This edition of Leger’s Tech and Innovation series explores the tech industry, specifically in terms of talent, attraction and retention.
Leger’s Tech and Innovation series, launched in 2022, explores Canadians’ perceptions of technologies and innovations that are shaping our future. Led by Leger’s Alberta office, with a special focus on Alberta, the series is designed to help governments and businesses understand public opinion, an important factor when designing new policies or preparing new product and service offerings. A new survey (accompanied by a free report) is released monthly.
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OTHER ARTICLES IN THIS SERIES
Renewable Energy and Going Green
The upcoming topics include digital experiences (November), fintech (December) and education (January). Stay tuned!
Canada’s tech industry has been experiencing steady employment and revenue growth for years. Employment-wise, Canada’s Information and Communications Technologies (ICT) sector has grown 18.8%, from 604,240 employees in 2016 to more than 717,590 employees in 2021.
With this in mind, we surveyed Albertans (and Canadians more broadly) to understand their likelihood and motivations for considering a job in the tech industry, knowledge about Alberta’s tech industry and what all companies (not just tech ones!) can do to keep employees happy and retain them.
SURVEY HIGHLIGHTS: TECH INDUSTRY TALENT, ATTRACTION AND RETENTION
FIFTEEN PERCENT (15%) OF THE CANADIAN WORKFORCE IS LIKELY TO CONSIDER A JOB IN THE TECH INDUSTRY
Albertans and Ontarians are most likely to consider tech jobs. A similar proportion of the Canadian workforce (17%) are undecided about whether they would consider a job in the tech industry, which is an opportunity to convince fence-sitters.
THE TECH INDUSTRY HAS A LONG WAY TO GO TO MAKE CANADIANS AWARE OF TECH JOBS
Less than half of Canadians knew a little or a lot about the 12 different tech jobs presented to them in our survey. Low knowledge levels are likely a barrier to entering the tech industry. British Columbians, Albertans and Ontarians tend to be more knowledgeable about the different roles.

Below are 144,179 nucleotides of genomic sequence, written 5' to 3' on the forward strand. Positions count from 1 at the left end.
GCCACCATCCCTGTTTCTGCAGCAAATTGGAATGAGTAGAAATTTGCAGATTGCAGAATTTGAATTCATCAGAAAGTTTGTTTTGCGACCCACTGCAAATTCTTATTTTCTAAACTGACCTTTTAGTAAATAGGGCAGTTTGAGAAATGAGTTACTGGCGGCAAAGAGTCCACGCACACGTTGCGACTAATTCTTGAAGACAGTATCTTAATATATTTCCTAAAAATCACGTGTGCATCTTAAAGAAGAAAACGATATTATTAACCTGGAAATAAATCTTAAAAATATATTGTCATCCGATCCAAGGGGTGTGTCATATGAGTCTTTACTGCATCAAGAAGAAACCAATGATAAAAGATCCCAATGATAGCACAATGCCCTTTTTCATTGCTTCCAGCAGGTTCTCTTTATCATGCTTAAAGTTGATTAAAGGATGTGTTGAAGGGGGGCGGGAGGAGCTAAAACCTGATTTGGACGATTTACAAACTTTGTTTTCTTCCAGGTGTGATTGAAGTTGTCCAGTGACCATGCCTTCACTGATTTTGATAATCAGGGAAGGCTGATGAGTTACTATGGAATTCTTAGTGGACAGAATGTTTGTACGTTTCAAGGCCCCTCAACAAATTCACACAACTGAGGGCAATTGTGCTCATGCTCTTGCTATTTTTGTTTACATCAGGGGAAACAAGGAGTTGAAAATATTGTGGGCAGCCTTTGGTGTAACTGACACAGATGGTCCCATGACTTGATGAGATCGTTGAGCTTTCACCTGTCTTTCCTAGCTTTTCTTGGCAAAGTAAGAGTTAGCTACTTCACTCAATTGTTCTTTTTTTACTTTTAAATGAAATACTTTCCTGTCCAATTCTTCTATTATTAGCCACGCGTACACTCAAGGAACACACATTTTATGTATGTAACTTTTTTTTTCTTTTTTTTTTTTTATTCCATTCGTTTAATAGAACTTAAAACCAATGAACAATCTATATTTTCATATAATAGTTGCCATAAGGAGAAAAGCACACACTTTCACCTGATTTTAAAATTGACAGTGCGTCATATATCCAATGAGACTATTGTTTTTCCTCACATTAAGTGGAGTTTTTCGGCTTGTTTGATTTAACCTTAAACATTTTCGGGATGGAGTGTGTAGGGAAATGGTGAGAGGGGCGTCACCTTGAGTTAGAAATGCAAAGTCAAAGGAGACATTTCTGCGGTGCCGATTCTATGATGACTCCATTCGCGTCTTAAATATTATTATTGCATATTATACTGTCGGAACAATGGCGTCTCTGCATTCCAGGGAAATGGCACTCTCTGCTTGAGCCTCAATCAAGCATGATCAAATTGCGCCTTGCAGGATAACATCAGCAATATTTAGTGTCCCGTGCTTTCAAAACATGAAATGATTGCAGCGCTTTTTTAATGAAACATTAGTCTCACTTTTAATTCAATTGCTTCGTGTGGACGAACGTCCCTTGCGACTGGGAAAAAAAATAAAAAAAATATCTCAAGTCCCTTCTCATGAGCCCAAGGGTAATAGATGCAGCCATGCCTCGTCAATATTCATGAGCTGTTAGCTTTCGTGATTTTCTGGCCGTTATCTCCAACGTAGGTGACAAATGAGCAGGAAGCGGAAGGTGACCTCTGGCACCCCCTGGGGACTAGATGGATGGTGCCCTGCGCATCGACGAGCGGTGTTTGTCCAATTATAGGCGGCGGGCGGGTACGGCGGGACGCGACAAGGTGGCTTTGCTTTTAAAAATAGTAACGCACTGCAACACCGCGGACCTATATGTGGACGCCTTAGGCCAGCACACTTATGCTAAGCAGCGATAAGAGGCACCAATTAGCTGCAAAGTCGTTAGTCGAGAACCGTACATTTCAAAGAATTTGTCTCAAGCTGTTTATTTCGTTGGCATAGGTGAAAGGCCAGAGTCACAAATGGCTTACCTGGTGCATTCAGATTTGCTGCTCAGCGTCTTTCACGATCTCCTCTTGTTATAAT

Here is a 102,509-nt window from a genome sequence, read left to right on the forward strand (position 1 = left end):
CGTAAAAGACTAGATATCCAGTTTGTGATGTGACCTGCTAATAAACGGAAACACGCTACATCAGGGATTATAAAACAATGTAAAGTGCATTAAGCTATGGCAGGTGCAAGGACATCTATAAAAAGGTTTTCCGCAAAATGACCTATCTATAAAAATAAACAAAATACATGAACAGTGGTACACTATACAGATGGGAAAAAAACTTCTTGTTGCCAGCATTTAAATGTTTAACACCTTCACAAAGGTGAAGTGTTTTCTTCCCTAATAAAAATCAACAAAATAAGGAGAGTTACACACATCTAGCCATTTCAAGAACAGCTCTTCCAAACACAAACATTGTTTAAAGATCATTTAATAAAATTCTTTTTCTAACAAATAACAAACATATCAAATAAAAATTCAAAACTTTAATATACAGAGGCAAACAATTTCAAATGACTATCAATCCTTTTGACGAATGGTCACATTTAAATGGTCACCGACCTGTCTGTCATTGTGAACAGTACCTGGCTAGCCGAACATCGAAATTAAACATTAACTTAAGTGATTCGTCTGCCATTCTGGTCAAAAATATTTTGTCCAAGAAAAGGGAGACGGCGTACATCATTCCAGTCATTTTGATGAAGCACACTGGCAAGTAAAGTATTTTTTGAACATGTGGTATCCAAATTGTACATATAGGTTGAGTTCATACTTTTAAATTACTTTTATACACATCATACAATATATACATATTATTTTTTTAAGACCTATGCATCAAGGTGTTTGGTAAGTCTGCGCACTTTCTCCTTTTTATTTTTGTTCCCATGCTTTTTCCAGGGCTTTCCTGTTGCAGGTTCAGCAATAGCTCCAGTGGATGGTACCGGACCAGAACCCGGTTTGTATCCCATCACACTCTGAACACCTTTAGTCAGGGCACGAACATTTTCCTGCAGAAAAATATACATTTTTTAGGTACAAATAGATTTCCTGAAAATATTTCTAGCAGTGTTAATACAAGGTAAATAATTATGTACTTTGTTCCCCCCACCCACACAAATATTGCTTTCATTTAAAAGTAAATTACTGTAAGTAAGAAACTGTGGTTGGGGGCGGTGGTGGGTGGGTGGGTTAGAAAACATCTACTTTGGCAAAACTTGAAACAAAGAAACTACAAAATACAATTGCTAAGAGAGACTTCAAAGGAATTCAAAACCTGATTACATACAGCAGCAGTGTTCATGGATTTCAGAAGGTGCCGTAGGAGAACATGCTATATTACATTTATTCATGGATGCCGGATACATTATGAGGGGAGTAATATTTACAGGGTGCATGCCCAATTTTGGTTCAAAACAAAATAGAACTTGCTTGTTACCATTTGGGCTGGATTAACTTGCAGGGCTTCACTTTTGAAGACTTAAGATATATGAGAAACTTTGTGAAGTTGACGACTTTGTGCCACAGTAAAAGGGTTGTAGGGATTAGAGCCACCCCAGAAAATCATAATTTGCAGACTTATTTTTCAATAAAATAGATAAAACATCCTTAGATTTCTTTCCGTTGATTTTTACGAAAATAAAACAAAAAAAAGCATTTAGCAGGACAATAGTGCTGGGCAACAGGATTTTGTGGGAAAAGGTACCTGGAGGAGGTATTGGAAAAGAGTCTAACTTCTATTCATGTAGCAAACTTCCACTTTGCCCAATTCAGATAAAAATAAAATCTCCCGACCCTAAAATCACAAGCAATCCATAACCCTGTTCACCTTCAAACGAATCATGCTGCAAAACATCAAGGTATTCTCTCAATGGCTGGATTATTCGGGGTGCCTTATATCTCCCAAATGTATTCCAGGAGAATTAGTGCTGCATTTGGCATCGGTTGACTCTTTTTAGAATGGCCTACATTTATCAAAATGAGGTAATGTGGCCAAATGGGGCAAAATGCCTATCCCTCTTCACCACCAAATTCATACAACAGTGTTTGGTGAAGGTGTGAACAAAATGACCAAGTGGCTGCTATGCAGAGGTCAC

CANADIANS WHO WOULD CONSIDER A TECH JOB ARE MOST LIKELY TO BE INTERESTED IN BUSINESS SUPPORT ROLES, QUALITY CONTROL OR RESEARCH/TESTING
The proportion who would consider a job in data science is highest in Alberta (24%).
FINANCIAL INCENTIVES WILL MOTIVATE THE WORKFORCE TO CONSIDER A JOB IN TECH
Paid/partially paid education or training, and paid learning opportunities (e.g., internship, co-op, etc.) are most motivating to consider a job in tech. Other impactful motivators are help identifying transferable skills for a tech job and a mentor who is already in the industry/role they are interested in.
ALBERTA HAS A BLANK SLATE TO TELL ITS STORY ABOUT ITS TECH INDUSTRY
The vast majority of Canadians (86%) don’t know anything about Alberta’s tech industry. Among Canadians who knew something about Alberta’s tech industry, mentions tended to be quite positive, including growth, diversification, and technological advancement.
- A total of 2,432 Canadians were surveyed from September 9 to 12, 2022. The respondents were randomly selected from Leger’s LEO panel.
- To ensure the sample is representative of the entire adult population of Canada, the raw data was weighted according to the actual distribution of the population based on gender, age and region using data from Statistics Canada’s latest available census.
- As a comparison, a probability sample of this size would have a margin of error of ±1.99% with a confidence interval of 95% (19 times out of 20).